Sunday, September 27, 2009
While we were eating and chatting, we were also had the news on TV in the background and a story caught my attention.
There was a protest going on about the use of diesel locomotives on a rail link between Toronto and the city's airport. The protesters weren't protesting about the new commuter transport facility. They were protesting the use of diesel locomotives, suggesting that electric locomotives might be better for our health.
A noble but misguided thought!
While I'm not a particular fan of fossil fuels, it stuck me, as it has many times before, that protesters are often ill informed, no matter how well intentioned.
Where do these people think electricity comes from?
Most of the electricity in North America is generated by fossil fuels, coal being the predominant source.
Although coal powered generating stations are being phased out in Ontario and other jurisdictions, coal will still account for most of the power generation across North America in the coming years.
Which is the healthier choice, a fossil powered generating station or a few diesel powered locomotives? I don't know the correct answer to that, but I'm pretty sure the power station is the less healthy choice, however until I know the specifics, I'm not going to be lead by the nose.
I think protesters should know the answer to that kind of question. But in my experience most protesters are light on specifics, using emotional arguments to sway public opinion.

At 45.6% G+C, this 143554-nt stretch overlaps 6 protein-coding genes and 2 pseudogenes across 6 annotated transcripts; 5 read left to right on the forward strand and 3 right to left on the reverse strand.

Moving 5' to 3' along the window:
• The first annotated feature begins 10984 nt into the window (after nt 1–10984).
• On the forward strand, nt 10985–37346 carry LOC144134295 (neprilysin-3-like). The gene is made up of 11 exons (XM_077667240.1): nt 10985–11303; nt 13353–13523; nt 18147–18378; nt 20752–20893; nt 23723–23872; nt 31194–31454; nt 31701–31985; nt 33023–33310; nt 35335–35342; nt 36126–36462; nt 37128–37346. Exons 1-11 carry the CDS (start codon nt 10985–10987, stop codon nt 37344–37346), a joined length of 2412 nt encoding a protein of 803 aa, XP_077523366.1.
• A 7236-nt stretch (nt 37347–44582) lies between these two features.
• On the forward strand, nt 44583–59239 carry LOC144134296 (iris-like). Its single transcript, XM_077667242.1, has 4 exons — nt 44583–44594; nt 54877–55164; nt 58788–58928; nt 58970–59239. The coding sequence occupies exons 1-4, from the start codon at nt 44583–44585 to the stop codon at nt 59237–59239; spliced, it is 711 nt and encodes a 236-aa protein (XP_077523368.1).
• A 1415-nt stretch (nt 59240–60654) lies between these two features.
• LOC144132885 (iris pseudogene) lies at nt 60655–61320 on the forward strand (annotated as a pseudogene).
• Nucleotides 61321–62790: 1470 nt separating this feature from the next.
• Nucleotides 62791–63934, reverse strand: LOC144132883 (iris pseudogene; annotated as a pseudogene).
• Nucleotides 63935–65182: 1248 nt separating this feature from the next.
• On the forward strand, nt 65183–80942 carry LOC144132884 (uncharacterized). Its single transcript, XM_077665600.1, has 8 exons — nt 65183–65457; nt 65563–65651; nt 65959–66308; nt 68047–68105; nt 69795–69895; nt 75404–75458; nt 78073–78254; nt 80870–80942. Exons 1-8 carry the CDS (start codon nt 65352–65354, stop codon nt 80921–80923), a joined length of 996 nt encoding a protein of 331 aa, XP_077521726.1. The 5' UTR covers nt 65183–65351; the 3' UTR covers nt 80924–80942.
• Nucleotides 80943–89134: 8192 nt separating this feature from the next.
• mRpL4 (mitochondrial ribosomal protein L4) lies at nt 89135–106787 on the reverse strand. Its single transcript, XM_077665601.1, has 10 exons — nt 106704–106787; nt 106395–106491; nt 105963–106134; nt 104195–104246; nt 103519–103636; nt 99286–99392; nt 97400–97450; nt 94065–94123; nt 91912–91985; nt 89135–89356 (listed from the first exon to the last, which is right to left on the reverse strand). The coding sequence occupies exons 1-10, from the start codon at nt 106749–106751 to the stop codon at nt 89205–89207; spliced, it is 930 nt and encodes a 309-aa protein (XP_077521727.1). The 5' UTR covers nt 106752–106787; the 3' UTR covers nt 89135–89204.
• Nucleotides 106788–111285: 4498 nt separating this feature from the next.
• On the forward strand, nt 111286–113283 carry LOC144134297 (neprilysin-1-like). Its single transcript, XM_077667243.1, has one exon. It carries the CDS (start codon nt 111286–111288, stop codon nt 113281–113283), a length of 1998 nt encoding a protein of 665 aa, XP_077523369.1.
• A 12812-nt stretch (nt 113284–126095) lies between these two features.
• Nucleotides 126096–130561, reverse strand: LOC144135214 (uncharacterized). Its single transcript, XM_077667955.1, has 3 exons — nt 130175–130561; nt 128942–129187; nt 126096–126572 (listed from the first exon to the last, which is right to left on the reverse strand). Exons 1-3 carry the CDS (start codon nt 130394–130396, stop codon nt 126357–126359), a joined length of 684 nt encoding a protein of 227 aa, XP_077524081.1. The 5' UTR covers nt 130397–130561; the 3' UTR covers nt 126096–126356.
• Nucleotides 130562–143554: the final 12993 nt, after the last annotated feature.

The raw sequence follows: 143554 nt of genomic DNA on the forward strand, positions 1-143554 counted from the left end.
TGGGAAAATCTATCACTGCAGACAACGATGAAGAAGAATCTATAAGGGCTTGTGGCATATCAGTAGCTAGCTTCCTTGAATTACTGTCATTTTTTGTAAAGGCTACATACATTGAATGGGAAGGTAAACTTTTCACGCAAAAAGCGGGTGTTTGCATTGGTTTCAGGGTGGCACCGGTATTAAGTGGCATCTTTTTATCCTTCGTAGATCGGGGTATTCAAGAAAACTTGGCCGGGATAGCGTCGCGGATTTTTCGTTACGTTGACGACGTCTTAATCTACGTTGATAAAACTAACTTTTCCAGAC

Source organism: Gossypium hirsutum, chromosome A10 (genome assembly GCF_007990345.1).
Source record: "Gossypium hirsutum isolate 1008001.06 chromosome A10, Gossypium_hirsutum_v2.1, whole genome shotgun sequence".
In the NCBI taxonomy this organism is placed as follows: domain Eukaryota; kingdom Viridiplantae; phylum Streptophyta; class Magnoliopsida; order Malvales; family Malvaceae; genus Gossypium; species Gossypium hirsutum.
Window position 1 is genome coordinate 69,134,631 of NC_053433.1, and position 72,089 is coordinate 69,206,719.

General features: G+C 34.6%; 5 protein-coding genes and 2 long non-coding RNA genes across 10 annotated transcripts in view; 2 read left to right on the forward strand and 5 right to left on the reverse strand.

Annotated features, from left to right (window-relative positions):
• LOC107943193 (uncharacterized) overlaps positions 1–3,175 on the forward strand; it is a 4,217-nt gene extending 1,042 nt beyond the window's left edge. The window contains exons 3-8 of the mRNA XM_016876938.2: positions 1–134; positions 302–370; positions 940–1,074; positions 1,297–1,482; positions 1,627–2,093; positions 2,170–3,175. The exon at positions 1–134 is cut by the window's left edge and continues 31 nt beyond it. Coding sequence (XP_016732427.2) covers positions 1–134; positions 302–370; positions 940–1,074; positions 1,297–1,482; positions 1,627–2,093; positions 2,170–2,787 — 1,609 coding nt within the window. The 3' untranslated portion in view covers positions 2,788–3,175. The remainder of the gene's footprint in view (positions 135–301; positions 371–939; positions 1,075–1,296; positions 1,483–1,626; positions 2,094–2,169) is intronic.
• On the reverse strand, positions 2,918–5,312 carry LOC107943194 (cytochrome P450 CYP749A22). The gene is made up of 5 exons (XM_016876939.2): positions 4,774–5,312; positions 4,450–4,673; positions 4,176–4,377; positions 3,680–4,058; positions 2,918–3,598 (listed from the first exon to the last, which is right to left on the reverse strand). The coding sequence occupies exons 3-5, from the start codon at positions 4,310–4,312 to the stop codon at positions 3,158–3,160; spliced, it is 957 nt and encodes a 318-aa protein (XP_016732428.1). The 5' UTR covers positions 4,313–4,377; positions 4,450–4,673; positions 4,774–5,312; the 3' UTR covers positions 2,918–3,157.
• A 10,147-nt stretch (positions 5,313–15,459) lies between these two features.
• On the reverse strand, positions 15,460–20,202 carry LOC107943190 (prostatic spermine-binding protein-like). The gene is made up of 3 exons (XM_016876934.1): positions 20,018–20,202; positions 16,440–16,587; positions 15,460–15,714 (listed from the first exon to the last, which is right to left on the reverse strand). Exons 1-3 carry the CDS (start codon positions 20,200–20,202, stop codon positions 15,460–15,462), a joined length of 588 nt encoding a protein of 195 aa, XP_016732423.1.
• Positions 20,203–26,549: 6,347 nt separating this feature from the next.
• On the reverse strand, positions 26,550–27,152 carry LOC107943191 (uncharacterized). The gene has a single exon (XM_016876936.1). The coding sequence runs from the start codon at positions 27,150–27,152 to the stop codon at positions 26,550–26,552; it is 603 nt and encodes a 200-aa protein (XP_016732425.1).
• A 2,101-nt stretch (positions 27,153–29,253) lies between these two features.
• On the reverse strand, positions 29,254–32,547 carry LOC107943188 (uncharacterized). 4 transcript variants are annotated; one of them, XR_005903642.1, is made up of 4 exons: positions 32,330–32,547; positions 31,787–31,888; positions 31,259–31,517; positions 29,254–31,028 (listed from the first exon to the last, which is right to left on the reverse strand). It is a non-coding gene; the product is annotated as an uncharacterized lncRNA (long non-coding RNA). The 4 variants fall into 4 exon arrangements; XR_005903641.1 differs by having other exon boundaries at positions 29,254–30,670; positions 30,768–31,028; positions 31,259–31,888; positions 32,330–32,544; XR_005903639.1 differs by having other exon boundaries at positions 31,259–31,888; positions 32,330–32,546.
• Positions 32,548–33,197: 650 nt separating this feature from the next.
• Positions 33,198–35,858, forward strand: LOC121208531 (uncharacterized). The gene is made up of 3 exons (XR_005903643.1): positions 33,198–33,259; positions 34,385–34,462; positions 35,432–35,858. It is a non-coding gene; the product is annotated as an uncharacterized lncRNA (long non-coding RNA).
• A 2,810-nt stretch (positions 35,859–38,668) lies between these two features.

Sadly many good projects are prevented from moving forward because emotional arguments have stirred up public opinion against them and we the public don't generally investigate the merits of these arguments to decide who is right. See my post covering the differences between incineration and gasification.
Just because most of us are removed from the source of production, doesn't make electricity as it is produced today, a clean source. Power stations today belch millions of tons of CO2 into the atmosphere every day. Why is electricity produced this way preferable to fossil powered locomotives?
Despite our efforts to generate electricity from clean sources like solar and wind, these two sources will account for less than 10% of our power needs for the foreseeable future.
Protesters; by all means let your feelings be known, but before you do so make sure you are familiar with the facts.
Sunday, September 13, 2009
I tried to explain the difference between incineration and gasification, but she was not having any of it. She told me it was just semantics. Apparently she is a chemist and this gave her superior knowledge about such subjects.
Seeing that I was unable to get her to listen, let me set the record straight about these two issues.
Admittedly there are similarities, but that does not make them the same or the consequences of using them the same.
Incineration is simply burning. Burning requires oxygen either in the air or as a pure feed. When a substance is burnt, it is oxidized. If we burn hydrocarbons like those found in waste we typically get lots of CO2 and some water H2O. Waste is seldom pure and a lot of toxic substances are formed. These toxic substances are released to the atmosphere in smoke if it is not scrubbbed.